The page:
Faces - The Magazine of People, Places and Cultures for Kids|April 2020
But the trains are no magic carpet. They’re more like bad-tempered dragons. They clank, they screech, they rumble, and sometimes they shoot out sparks. Passengers can get jostled around inside them. But they sure can cover the ground, and the city couldn’t run without them.
Adam of Brooklyn, New York, loves the subways. “I like them so much because I’m interested in maps,” Adam says. He knows all the different train lines, has ridden on many of them, and points out with delight that they can be confusing because “there are stops with the same name in completely different places, which is kind of weird!”
It’s spring break and Adam is on vacation. He will be our guide to the subway.
We leave Adam’s home early in the morning and walk to the nearest stop: 7th Avenue on the F line. Because the trains are underground, we get to the stop by walking downstairs from the street. We buy Metro-Cards at a machine and then swipe our cards through a slot at the turnstile. The card reader deducts one fare from each of our cards. Then we push through a metal gate. We’ve just entered the subway system. From this stop, we can ride all over the city. We can stay underground all day if we want to, without paying another fare.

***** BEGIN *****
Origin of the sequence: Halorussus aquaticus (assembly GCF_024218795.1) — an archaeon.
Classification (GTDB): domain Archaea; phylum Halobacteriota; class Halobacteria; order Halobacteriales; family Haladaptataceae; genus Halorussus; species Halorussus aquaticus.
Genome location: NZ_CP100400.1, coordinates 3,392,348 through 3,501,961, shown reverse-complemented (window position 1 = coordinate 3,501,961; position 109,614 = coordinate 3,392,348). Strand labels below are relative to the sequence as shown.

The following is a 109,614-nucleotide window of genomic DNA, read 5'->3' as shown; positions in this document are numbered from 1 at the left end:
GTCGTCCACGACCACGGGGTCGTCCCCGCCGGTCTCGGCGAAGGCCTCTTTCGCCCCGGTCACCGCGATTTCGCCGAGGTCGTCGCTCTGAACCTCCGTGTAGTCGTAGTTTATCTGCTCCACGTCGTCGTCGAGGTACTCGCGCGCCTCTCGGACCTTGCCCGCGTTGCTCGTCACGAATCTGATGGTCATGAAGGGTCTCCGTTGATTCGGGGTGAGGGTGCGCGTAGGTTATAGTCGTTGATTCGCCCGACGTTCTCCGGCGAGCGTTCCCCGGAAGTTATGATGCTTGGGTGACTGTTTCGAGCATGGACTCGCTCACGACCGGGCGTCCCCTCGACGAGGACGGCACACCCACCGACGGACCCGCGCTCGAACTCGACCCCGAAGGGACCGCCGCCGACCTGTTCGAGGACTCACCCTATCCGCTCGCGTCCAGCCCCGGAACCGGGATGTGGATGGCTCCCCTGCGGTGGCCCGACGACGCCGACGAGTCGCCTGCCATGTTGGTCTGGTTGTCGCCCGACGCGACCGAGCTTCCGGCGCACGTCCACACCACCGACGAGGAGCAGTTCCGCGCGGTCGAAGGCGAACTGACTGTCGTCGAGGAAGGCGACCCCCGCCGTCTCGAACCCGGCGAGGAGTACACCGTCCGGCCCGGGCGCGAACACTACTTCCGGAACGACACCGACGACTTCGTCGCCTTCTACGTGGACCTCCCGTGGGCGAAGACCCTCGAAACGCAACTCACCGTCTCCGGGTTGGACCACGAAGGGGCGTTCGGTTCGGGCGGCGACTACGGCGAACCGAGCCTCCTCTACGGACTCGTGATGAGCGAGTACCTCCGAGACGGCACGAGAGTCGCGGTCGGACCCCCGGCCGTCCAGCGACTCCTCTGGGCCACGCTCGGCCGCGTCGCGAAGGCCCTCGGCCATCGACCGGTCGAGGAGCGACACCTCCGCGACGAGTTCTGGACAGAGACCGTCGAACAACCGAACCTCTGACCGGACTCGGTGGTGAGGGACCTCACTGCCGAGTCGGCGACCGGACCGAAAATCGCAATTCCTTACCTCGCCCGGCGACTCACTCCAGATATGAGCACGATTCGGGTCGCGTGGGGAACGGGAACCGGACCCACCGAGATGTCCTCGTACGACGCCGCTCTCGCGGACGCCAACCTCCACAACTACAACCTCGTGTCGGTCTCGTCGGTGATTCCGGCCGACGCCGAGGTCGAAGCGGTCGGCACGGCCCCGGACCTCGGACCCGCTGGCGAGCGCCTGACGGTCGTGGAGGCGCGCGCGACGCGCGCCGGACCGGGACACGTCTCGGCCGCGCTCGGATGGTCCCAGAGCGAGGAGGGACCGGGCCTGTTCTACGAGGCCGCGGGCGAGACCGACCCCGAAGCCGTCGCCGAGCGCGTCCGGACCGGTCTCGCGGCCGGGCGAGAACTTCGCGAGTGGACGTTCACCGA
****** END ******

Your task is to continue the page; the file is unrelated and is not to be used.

Because it is morning rush hour during the workweek, the platform is crowded with people going to work or school. Trains arrive every 10 minutes, each one packed with riders. If each of those people drove a car instead of taking the train, how many more cars would be crowding the streets?
A train with a round orange logo roars into the station. It’s an F—our train. It screeches to a halt, and the doors slide open. Some people get off, but even more pile on. Adam and I squeeze into the very first car before the doors close.
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